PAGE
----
America's Whitewater Playgrounds

07/19/2010 09:06 pm ET | Updated May 25, 2011

2010-07-20-kayaking.JPGThe long, wonderful days of summer are upon us, bringing great weather and warm temps along with them. It is the perfect time to head outside and enjoy your favorite trail, whether on foot or by bike. But it's an even better time to hit the water in a kayak and spend a little time exploring a cool river and maybe even running a little whitewater.

Whitewater paddling is loosely defined as any kayaking done on a moving body of water, most often a river. That river can be flowing very slowly and gently, making for a leisurely day out, or it can be a wild, raucous affair that is both challenging and demanding for the paddler.

Because of these widely varying conditions, the water is usually assigned a rating, not unlike those given to ski slopes that help kayakers judge the difficulty level. The rating system ranges from Class I, which is defined by water that is barely moving, up to Class VI, which is highly dangerous and often not navigable at all, even by the most skilled of paddlers. Class I and II is usually best for beginners, while intermediate paddlers are able to comfortably handle Class III or even IV. Highly skilled adrenaline junkies look for the Class V and beyond levels of water to get their fix.

The U.S. is blessed with spectacular kayaking destinations spread out across the entire country, ranging from the Appalachian Mountains in the east to the Cascades in the Pacific Northwest, with plenty to enjoy in between. Here are a few of the best rivers to enjoy before summer slips away completely.

Salmon River, Idaho
The Middle Fork of the Salmon River, located in Idaho, has more than 100 unique rapids, spread out across its 105-mile length, making it one of the grand jewels of kayaking in the entire U.S. The Salmon winds its way through some of the most spectacular scenery in all of North America, and it will leave you breathless for more reasons than just the ride.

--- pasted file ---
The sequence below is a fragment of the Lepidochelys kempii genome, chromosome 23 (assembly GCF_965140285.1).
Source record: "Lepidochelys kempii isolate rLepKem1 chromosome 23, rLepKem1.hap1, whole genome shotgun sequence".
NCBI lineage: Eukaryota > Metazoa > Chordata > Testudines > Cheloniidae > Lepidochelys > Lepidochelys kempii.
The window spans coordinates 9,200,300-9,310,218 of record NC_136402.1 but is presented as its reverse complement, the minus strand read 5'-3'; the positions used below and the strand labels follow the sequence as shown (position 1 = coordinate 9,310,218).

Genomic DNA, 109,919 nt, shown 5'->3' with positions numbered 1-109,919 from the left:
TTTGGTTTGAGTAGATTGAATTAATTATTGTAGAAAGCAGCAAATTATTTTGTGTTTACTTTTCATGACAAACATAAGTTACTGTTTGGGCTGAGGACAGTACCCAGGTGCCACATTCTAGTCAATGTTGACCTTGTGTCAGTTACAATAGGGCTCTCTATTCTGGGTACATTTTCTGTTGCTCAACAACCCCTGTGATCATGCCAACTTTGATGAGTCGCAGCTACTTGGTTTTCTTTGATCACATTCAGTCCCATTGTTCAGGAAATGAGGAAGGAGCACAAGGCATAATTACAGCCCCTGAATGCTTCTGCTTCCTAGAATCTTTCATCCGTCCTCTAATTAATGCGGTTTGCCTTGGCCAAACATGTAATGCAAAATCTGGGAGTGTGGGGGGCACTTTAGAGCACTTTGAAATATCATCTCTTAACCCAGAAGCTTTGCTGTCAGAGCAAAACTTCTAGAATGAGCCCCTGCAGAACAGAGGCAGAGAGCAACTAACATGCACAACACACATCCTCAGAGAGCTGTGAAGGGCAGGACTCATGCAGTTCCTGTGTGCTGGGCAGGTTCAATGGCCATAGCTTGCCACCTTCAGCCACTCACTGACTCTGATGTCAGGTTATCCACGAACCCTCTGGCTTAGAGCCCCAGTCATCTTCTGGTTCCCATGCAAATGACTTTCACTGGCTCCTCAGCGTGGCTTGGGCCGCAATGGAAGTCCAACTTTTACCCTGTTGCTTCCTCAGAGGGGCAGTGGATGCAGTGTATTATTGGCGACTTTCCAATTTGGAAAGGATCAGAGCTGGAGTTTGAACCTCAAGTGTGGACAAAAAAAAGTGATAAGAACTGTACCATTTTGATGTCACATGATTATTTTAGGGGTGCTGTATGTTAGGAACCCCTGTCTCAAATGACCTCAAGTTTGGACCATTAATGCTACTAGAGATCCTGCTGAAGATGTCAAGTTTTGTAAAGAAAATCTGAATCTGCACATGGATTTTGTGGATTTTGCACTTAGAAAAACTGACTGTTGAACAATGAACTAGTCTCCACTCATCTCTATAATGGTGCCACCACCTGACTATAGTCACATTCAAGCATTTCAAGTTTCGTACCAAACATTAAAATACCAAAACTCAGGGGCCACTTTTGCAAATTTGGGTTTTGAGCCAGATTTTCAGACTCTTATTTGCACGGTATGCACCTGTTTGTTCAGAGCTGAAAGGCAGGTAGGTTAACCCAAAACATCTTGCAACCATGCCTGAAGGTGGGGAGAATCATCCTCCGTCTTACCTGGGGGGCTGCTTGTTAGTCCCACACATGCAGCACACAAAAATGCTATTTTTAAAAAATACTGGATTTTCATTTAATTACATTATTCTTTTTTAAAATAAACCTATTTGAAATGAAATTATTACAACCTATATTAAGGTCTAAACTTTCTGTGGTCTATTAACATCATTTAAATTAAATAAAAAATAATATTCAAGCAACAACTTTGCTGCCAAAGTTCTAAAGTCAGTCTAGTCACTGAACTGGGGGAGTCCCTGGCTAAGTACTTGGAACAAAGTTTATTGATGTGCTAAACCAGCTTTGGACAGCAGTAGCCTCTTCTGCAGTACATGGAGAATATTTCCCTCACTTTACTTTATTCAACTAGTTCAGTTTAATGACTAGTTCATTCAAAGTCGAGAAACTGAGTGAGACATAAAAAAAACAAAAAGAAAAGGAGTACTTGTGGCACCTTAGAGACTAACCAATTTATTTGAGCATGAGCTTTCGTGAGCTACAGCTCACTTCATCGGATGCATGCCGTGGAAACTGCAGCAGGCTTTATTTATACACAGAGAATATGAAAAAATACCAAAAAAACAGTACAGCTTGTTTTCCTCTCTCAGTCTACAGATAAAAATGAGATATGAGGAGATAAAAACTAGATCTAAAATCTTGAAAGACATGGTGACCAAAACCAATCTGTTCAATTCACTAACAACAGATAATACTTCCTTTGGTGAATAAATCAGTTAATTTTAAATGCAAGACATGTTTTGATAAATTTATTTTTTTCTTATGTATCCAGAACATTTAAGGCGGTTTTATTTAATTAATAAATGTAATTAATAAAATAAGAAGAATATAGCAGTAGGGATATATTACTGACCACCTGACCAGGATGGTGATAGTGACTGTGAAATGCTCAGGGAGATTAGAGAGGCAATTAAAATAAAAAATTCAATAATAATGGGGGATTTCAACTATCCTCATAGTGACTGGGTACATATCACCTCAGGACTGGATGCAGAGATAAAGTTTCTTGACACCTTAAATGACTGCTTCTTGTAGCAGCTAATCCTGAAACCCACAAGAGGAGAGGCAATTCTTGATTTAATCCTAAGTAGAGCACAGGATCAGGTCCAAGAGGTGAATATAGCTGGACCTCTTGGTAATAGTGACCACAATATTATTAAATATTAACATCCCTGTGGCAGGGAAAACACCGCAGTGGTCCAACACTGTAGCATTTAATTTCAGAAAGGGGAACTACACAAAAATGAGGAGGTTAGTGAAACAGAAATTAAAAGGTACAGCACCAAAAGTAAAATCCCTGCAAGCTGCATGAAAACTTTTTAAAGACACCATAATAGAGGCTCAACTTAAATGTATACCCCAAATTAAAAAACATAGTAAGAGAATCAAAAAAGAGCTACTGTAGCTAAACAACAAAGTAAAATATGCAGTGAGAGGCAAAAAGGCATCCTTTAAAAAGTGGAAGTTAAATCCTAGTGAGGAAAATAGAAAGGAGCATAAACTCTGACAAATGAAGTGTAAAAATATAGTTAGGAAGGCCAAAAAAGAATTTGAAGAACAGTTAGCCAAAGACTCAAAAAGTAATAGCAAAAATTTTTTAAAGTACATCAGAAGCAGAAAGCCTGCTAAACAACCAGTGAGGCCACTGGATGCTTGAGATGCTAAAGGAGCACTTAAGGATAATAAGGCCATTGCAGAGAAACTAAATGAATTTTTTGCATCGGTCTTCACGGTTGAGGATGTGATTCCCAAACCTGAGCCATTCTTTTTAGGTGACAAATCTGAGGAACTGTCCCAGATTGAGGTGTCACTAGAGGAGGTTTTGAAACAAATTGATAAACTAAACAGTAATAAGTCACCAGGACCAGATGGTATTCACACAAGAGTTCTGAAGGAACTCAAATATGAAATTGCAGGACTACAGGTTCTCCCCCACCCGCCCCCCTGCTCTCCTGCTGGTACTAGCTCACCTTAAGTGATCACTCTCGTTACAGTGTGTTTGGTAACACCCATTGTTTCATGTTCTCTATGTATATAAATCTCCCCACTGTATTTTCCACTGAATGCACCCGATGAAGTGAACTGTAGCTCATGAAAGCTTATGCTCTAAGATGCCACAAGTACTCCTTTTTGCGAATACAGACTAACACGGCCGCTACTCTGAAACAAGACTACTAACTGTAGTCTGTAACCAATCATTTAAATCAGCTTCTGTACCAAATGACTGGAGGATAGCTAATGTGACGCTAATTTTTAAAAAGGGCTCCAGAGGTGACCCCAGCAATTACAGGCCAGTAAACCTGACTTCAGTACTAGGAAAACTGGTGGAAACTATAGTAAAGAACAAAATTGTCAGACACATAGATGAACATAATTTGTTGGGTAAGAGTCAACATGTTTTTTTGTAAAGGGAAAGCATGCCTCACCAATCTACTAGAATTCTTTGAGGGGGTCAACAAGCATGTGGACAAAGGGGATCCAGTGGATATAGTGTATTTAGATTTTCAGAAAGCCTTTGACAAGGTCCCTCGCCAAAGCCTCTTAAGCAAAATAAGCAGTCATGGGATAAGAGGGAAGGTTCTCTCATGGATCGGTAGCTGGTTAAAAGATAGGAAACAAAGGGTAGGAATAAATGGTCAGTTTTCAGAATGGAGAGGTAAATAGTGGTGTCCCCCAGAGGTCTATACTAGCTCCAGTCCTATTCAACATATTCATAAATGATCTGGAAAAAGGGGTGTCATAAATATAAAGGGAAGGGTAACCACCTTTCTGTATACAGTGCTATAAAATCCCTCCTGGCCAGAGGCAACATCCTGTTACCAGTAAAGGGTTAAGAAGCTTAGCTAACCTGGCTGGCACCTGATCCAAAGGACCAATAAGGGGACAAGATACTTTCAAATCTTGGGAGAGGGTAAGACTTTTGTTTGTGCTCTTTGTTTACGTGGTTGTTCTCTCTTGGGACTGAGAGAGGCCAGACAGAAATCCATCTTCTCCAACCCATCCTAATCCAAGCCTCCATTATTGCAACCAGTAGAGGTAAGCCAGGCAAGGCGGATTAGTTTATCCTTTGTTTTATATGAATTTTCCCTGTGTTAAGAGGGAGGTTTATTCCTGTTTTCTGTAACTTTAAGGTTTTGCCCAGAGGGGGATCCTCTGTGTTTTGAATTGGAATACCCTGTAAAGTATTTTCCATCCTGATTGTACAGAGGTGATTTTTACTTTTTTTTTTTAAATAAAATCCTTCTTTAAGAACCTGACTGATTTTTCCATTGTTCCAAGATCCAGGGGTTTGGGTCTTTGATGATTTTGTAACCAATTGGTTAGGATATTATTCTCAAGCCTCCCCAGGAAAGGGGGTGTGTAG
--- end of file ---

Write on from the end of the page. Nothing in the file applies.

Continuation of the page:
Ocoee River, Tennessee
Flowing through the Cherokee National Forest in Tennessee, the Ocoee served as the venue for the 1996 Olympic kayak events and offers up fast and furious Class III and IV water on the five mile long Middle route. For the daredevils, the Upper Ocoee adds another five miles of length and extends the water into Class V levels, and with the Smokey Mountains serving as a backdrop experience becomes even more memorable.

American River, California
The South Fork of the American River is a six-mile run that has a little something for everyone. A section known as the "Coloma of Lotus" offers Class II water for beginners for example, while further upstream the "Chili Bar" gets things going with some fun Class III. Experienced paddlers can test their skills in the "Chili Bar Hole", which is one of the most famous points, on one of the most popular rivers, in the American west.

Chattooga River, South Carolina/Georgia
The first river designated as "Wild and Scenic" by the U.S. Congress, the Chattooga runs along the border of Georgia and South Carolina. With waters ranging from Class II to IV, spread out over 50+ miles, and offering up plenty of drops, the Chattooga delivers a wild ride amongst some of the wildest backcountry in America's southeast.

Gauley River, West Virginia
The Gauley River is best paddled after Labor Day, when the Summersville Dam is opened up, creating a nearly endless run of Class III-V water, spread out over a 28-mile stretch. For 22 days each September, this truly epic paddling run becomes a wet and wild playground for paddlers of all skill levels, and it serves as a perfect way to close out the summer on the water.

(Photo courtesy Jared Alexander via WikiMedia Commons)